The Social Media Dictionary:
The Photography Edition

SMPerth // 30th March 2017

Digital marketers working in small businesses are required to know a little bit about a lot of things.

In creating graphics for websites and social media platforms we need to be able to talk the lingo with designers so that we get the results we want.

It also helps to have a basic understanding of tools like Photoshop and photo editing apps such as Canva, not to mention the myriad of tools on our smartphone cameras and social platforms like Instagram!

Below we’ve compiled a bunch of the most common photography terms that you should get acquainted with:


aperture: the size of the lens opening, it affects the amount of light allowed in and the focus

contrast: the range of tones from dark to light in an image, good contrast prevents images from appearing flat

exposure: how light or dark the image appears, it is determined by the amount of light that the lens allows into the image sensor or film

focus: the areas in an image that appear sharp (in focus) and those that appear blurred (out of focus)

histogram: a graph that represents the tonal range (black to white) of an image, providing important information about its exposure

shutter speed: how long the shutter stays open to allow light in to the camera and expose the film, to capture action in focus a fast shutter speed is required

white balance: this camera setting is important for so that whites appear white rather than blue or yellow


aspect ratio: the width to height ratio of a screen or image

depth of field: the range of distance of the image that appears in focus

panorama: horizontally elongated photo format often used for landscapes

rule of thirds: to draw interest, the subject of the photo is aligned with the intersection of imaginary horizontal and vertical grid lines that divide the image into nine equal parts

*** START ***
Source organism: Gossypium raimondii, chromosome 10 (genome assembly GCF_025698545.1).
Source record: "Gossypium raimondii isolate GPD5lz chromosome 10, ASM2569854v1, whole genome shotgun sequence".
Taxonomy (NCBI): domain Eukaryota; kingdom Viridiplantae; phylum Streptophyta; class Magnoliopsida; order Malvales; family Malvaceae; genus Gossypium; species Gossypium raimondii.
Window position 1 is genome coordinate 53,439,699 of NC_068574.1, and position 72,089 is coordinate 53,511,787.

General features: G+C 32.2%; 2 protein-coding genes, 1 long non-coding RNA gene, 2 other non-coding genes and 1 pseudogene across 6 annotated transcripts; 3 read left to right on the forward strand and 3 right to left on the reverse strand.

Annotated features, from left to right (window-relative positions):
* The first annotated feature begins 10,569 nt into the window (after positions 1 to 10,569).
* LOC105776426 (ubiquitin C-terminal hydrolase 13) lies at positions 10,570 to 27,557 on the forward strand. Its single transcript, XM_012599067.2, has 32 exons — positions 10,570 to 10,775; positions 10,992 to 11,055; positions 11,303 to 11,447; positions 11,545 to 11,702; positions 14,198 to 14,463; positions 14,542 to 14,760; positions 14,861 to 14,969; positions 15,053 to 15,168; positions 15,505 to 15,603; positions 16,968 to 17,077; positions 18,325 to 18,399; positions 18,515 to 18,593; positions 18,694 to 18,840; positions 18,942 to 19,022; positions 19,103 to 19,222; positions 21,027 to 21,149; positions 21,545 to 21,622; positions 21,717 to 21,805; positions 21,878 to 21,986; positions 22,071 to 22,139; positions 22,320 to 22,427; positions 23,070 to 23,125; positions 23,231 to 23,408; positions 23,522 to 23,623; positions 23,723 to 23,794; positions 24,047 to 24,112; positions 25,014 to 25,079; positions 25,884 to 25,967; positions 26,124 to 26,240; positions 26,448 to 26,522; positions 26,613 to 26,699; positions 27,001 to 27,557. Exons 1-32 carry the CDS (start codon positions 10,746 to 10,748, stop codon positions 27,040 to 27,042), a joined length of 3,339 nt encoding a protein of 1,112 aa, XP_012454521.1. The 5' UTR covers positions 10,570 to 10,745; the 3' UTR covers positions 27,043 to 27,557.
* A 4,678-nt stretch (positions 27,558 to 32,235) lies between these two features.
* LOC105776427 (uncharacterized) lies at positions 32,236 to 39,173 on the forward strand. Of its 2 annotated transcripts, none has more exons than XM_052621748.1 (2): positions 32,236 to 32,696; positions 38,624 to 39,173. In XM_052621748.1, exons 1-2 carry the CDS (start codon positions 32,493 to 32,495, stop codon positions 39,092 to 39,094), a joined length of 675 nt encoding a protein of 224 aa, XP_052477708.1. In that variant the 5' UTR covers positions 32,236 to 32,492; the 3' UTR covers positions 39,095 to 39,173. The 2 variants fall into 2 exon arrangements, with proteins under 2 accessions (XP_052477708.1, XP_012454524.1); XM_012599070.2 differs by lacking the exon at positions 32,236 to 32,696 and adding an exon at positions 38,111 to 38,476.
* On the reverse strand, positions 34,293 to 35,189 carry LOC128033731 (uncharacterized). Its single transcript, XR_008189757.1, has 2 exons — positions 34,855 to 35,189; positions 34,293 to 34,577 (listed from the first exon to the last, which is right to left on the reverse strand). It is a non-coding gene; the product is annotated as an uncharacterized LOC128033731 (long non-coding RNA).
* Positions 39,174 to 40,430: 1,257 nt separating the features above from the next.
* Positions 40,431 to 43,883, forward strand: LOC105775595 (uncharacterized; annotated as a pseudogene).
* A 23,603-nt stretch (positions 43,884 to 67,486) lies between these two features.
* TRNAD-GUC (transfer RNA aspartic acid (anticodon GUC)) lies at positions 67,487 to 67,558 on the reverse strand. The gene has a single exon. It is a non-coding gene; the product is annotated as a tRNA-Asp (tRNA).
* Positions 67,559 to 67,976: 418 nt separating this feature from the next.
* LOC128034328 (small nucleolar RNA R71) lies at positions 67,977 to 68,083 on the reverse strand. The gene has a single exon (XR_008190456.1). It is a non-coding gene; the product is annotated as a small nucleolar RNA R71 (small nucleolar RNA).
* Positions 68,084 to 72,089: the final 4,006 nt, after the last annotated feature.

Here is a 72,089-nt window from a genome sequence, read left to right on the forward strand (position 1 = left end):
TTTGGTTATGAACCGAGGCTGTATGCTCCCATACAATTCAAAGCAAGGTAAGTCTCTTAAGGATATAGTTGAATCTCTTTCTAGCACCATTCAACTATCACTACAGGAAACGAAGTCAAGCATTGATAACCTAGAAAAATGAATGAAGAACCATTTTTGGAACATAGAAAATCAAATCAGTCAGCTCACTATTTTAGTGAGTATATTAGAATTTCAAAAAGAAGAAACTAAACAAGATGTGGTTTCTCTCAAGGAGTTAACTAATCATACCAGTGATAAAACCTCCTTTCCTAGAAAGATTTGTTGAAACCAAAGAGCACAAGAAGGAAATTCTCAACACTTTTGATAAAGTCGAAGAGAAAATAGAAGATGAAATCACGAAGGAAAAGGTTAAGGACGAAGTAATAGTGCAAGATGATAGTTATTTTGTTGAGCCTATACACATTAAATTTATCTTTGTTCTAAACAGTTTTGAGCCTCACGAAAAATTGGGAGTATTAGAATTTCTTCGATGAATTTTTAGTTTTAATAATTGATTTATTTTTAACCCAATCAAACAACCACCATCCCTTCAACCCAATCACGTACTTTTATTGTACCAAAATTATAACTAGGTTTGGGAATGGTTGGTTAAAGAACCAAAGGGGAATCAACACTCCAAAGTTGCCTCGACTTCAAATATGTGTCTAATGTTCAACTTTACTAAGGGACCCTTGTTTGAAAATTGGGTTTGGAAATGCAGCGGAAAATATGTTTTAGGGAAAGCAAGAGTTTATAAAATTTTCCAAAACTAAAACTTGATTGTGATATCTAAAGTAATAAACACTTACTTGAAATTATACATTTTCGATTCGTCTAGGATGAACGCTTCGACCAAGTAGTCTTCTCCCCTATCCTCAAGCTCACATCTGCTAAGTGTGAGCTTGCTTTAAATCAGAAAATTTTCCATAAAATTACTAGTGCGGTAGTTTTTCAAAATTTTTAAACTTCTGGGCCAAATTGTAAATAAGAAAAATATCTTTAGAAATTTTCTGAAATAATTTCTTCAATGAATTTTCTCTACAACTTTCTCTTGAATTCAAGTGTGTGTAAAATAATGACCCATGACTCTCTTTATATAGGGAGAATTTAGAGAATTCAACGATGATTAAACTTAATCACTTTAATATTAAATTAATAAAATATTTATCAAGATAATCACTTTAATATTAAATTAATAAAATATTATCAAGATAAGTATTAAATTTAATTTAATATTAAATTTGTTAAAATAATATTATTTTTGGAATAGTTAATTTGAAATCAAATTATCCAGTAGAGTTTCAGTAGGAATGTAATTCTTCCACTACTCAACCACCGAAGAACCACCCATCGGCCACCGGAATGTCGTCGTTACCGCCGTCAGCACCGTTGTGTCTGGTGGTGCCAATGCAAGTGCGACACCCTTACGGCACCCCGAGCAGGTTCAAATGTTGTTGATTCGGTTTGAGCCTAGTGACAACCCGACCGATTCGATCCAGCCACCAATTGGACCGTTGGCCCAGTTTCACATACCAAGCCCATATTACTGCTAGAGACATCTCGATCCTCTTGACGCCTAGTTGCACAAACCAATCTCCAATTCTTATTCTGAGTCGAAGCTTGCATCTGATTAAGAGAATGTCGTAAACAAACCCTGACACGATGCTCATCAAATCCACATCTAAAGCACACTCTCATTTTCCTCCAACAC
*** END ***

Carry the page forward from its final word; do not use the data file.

File types

jpeg: compressed image format, best for images with gradients (joint photographic experts group)

gif: lossless image format that compresses animated and static files (graphics interchange format)

RAW: the digital camera image files that are unprocessed, tend to be large

psd: extension used on photoshop formatted files

png: portable network graphics support transparency and are good to use on the web

pdf: used to send things that are to be printed (portable document format)

Design terms

CMYK: this is an acronym for the colours used in printing – cyan, magenta, yellow, key (black)

RGB: these are the colours used in digital – red, green, blue

resolution: images are measured by the number of dots or pixels per inch (dpi/ppi)

web safe colours: the palette of 216 colours that display as continuous flat colours on digital screens

hex colours: each colour on the web is represented by a six digital hexadecimal number preceded by (#)

gradient: the gradual blending of colours in an image


bokeh: soft, out of focus blur in a photo that is created by the lens and used for aesthetic appeal

HDR: 3 different exposures are taken and merged into one photo to give a greater dynamic range (high dynamic range)

lomo: popular image effect of high contrast, soft focus and vignettes that emulate the ‘pop’ photos of lomography cameras (cheap Russian toy camera e.g Holga)

tilt-shift: selective focus that alters the perspective of an image and has the effect of making a scene look miniature

time-lapse: a sequence of images taken over a long period of time that are put together to show the passing of time

sepia: a brownish tone used to create a vintage effect, originally it was used in the processing of black and white photos

vignette: the outer edges of an image are darkened, while the centre remains bright to form a frame




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